Onyx Boox Leaf 2 E-reader reviewed

By Calvin Jones, who is an author and online content specialist based in West Cork Ireland.

The new Leaf 2 e-reader from Onyx Boox is a sleek, capable 7” e-ink reading device with physical page-turn buttons and support for a wide variety of ebook formats. It’s also very configurable and flexible thanks to its Android 11 operating system.

Onyx Boox Leaf 2 E-reader reviewed

Because it runs Android, and supports the Google Play Store (you need to enable it via the settings), you can install any Android reading app on the device (Kindle, Kobo, etc.), giving you seamless access to content across different platforms. It’s also easy to transfer content from multiple sources to the device, either via the free Onyx cloud service, or directly using a USB-C cable, after which they will appear in the native library view, and open in the Onyx Neo Reader app.

The Leaf 2 is thin (c. 6mm) and light (c. 180g), and at just 156 x 137 mm it has a very small footprint for a 7” e-reader, making it extremely portable. Under the hood it has a quad-core Qualcomm processor, 2GB of RAM and 32GB of internal storage. Should you need more there’s an SD Card Slot that can accommodate up to an additional 512GB. Charging, file-transfer and OTG peripherals are catered for with an industry standard USB C port, and there’s WiFi (2.4 & 5GHz) on board, as well as Bluetooth 5 support, speakers and a microphone.

Battery life is good — with the 2,000mAh battery operating up to 26 days between charges according to Onyx — although as an android device, that will depend on the apps you install and use, and on how often you have connectivity options like WiFi and Bluetooth enabled.

The black plastic body of the Leaf 2 feels solid and well put together, giving the unit a quality feel. The Leaf 2 comes in 2 “flavours” — the black model, which I tested, comes with a flush, glass covered screen, while the white model comes with a slightly recessed, but exposed, e-ink screen without the protective glass layer. That, in theory, should mean less glare and crisper visuals, at the potential expense of robustness (although I have to say I didn’t have any problems with glare or display clarity on the black model I tested).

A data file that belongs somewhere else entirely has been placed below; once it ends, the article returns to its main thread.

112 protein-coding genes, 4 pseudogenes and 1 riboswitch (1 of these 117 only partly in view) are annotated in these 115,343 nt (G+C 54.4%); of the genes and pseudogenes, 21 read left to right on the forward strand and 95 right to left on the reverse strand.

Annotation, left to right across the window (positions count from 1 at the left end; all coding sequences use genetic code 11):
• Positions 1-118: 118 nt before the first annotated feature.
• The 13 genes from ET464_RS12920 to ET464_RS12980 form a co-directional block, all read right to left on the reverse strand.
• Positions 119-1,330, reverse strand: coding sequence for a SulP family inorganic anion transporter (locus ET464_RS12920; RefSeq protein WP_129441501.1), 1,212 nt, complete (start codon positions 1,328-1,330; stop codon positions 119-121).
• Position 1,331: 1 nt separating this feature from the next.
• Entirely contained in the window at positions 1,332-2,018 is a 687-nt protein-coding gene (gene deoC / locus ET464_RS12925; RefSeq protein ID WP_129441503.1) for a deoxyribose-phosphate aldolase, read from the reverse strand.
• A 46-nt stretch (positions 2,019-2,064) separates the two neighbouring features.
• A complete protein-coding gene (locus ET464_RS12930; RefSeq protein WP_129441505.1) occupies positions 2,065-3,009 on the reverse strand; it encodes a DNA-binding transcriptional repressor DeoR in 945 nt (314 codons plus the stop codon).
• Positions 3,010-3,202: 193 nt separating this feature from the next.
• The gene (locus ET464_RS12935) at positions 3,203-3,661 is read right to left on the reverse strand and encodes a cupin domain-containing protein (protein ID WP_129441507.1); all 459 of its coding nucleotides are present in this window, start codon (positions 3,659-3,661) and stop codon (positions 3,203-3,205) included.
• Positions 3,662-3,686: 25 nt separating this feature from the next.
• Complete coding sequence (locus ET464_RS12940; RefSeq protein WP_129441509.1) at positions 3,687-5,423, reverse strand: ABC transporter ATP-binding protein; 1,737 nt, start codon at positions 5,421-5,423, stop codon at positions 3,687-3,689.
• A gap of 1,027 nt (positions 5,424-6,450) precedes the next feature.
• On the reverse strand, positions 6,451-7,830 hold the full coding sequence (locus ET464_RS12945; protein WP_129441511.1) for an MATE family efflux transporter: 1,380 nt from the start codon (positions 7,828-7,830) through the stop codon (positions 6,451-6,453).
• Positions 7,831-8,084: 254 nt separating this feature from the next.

The design itself is typical of contemporary premium e-reading devices. It’s a sleek black rectangle with slightly curved edges and a wider “spine” on one side of the display, which houses one of the stand-out features of the Leaf 2: physical page-turn buttons. The wide spine makes it easy to clutch the reader in one hand without accidentally activating the touch screen, and the built-in G-Sensor means the display rotates automatically to accommodate the device’s orientation. And yes, by default the page turn buttons also switch when you rotate the device — which is great to see.

One thing the Leaf 2 lacks is a waterproof rating… which is a shame, as unlike some of the competition, you’ll need to be careful with it on the beach or by the pool, and probably won’t be reading with it in the bath.

Reading on the Leaf 2

Whether you’re reading in the native reading app, or one of the many other Android reading apps (As well as the native Neo Reader, I tested the Amazon Kindle app, library lending app BorrowBox, and the Libby ap for magazines), the 300ppi e-ink Carta display of the Leaf 2 delivers crisp, high contrast letters that can rival any e-reader on the market. Image quality in e-magazine and PDF files is also very good (albeit B&W only on the e-ink display).

Built-in front-lights that can be independently configured for cool and warm light let you dial in the colour temperature to suit your needs, and make it possible to read easily at night without eye strain. At the opposite end of the lighting spectrum, the anti-glare characteristics of the e-ink display make it perfectly legible, even in direct sunlight.

While the default settings offer excellent reading performance out of the box, as with other Boox devices, the Leaf 2 offers an extreme degree of customisation, so if you’re that way inclined, you can tweak and tinker with the display settings to get your content looking exactly the way you want it too.